‘But What Is the Reality of It?’
William Kristol, Editor
December 30 - January 6, 2014, Vol. 19, No. 16
If you have a taste for Schadenfreude (and who doesn’t, especially in this holiday season?), you’ll enjoy Anemona Hartocollis’s article in the New York Times of December 14. Here’s the opening paragraph:
Many in New York’s professional and cultural elite have long supported President Obama’s health care plan. But now, to their surprise, thousands of writers, opera singers, music teachers, photographers, doctors, lawyers and others are learning that their health insurance plans are being canceled and they may have to pay more to get comparable coverage, if they can find it.
The article goes on to detail the Obamacare-induced travails of members of New York’s “creative classes” (a phrase the Times fails to put in quotation marks) and concludes:
“We are the Obama people,” said Camille Sweeney, a New York writer and member of the Authors Guild. Her insurance is being canceled, and she is dismayed that neither her pediatrician nor her general practitioner appears to be on the exchange plans. What to do has become a hot topic on Facebook and at dinner parties frequented by her fellow writers and artists.
“I’m for it,” she said. “But what is the reality of it?”
Ms. Sweeney’s statement-and-question says it all. It’s the voice of liberalism in the age of Obama. She’s for Obamacare, but didn’t know what it was. Now, Ms. Sweeney realizes (sort of) that she’s been mugged by reality. But she’s not quite ready to come to grips with reality. She’s not quite ready to press charges against Obama, or against liberalism.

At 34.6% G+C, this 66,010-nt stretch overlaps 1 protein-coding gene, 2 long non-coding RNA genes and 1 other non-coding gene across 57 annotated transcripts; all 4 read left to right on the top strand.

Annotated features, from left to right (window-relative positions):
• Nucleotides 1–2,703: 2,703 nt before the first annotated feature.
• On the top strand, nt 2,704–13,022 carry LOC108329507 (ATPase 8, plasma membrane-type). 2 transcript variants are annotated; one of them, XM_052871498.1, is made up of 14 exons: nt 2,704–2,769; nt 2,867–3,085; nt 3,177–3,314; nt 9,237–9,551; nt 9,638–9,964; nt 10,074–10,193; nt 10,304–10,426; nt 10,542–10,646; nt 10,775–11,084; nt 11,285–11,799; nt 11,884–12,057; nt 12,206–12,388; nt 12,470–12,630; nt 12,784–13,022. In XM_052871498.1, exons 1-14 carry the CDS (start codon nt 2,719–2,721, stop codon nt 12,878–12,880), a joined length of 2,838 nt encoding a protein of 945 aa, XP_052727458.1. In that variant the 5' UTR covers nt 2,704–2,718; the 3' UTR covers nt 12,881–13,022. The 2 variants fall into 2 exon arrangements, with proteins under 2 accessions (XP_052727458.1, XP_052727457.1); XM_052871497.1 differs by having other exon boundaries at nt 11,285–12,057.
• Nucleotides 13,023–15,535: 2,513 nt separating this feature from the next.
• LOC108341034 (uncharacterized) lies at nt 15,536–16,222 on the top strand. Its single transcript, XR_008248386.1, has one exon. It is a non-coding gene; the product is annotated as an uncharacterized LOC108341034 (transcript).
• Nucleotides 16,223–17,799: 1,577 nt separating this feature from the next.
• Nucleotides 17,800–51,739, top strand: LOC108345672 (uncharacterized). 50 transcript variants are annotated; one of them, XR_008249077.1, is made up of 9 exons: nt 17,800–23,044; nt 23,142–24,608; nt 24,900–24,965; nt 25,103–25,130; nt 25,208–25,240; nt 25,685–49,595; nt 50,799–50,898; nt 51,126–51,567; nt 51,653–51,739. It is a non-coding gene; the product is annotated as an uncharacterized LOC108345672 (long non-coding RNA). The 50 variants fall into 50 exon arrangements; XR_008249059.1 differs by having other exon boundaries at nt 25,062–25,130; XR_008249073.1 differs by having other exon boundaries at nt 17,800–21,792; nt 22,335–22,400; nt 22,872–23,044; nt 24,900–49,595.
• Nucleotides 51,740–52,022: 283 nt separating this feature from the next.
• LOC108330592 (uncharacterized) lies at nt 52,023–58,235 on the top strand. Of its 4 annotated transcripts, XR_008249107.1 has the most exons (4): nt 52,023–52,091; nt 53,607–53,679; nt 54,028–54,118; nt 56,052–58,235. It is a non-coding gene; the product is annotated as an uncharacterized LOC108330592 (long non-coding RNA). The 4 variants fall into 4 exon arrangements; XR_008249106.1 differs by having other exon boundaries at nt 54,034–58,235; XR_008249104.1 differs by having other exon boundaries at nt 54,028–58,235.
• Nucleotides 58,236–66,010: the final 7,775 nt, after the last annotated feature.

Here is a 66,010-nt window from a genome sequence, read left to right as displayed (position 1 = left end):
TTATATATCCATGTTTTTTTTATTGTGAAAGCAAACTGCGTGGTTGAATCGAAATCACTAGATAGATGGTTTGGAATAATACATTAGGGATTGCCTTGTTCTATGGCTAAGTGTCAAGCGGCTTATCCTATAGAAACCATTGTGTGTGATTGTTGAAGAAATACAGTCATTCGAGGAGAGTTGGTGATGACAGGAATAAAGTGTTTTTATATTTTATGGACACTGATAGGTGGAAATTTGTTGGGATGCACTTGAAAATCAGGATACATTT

But at least she’s asking a reality-based question.
In 2014, it’s the job of conservatism, and of the Republican party, to answer Ms. Sweeney’s question. It’s the job of conservatives and Republicans to explain the reality of Obamacare—that it’s bad for health care, bad for jobs, and bad for freedom. It’s the job of conservatives and Republicans to offer escapes from Obamacare, to the extent possible (see the piece by Jeffrey H. Anderson and Spencer Cowan in this issue). It’s the job of conservatives and Republicans to set forth workable alternatives to Obamacare for the future, as Paul Ryan and others intend to do early in the new year.
And it’s the job of conservatives and Republicans to press charges. It’s their job to make the case against Obamacare on the broadest possible terms, as an example—as the example—of unintended-consequences-producing, rule-of-law-undermining, freedom-denying, big-government, liberal social-engineering. Obamacare embodies liberalism’s fatal conceit. It’s the job of conservatives and Republicans to make it liberalism’s fatal overreach.
So, to answer Ms. Sweeney’s question: The reality of it is that Obamacare is a disaster. And it’s a disaster because, as Margaret Thatcher put it, “The facts of life are conservative.”
If conservatives and Republicans can explain the facts of life in a language intelligible to contemporary Americans, the year 2014 could be an inflection point in the saga of modern American liberalism, modern American conservatism, and modern American politics. It could be a moment of genuine hope and positive change. Perhaps, to adapt a rhetorical flourish, generations from now, we will be able to look back and tell our children that this was the moment when the rise of the nanny state began to slow and our nation began to heal. It could be the moment when we regain our footing and find our way back to the always difficult but ultimately rewarding path of individual liberty, honorable self-government, and national greatness.